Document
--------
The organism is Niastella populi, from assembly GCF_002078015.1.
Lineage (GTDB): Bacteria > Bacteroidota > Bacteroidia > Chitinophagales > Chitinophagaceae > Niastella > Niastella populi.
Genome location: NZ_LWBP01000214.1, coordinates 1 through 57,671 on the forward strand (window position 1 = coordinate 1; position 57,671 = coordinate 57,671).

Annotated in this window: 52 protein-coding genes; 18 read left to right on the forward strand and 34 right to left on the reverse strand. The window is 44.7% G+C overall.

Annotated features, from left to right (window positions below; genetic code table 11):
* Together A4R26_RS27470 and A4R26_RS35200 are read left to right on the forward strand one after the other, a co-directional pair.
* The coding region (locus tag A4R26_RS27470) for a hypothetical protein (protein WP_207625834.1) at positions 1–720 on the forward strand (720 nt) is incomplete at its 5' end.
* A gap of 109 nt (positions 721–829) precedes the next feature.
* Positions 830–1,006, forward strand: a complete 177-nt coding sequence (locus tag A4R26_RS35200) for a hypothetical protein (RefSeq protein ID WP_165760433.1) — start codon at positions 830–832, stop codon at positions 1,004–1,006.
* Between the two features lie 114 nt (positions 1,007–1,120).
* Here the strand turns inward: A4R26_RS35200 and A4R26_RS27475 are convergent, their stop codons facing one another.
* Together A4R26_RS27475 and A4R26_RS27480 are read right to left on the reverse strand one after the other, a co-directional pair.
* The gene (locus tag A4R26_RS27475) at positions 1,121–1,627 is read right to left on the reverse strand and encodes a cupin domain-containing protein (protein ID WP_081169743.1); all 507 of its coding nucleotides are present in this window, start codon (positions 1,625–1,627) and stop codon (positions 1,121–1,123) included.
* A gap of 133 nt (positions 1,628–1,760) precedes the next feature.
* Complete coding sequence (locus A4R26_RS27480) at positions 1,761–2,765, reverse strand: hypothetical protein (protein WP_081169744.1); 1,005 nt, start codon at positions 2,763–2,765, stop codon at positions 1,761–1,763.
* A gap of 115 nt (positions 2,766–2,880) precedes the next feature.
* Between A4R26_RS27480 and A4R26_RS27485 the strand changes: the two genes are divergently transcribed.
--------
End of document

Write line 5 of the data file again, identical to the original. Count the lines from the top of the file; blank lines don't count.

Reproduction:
Annotated features, from left to right (window positions below; genetic code table 11):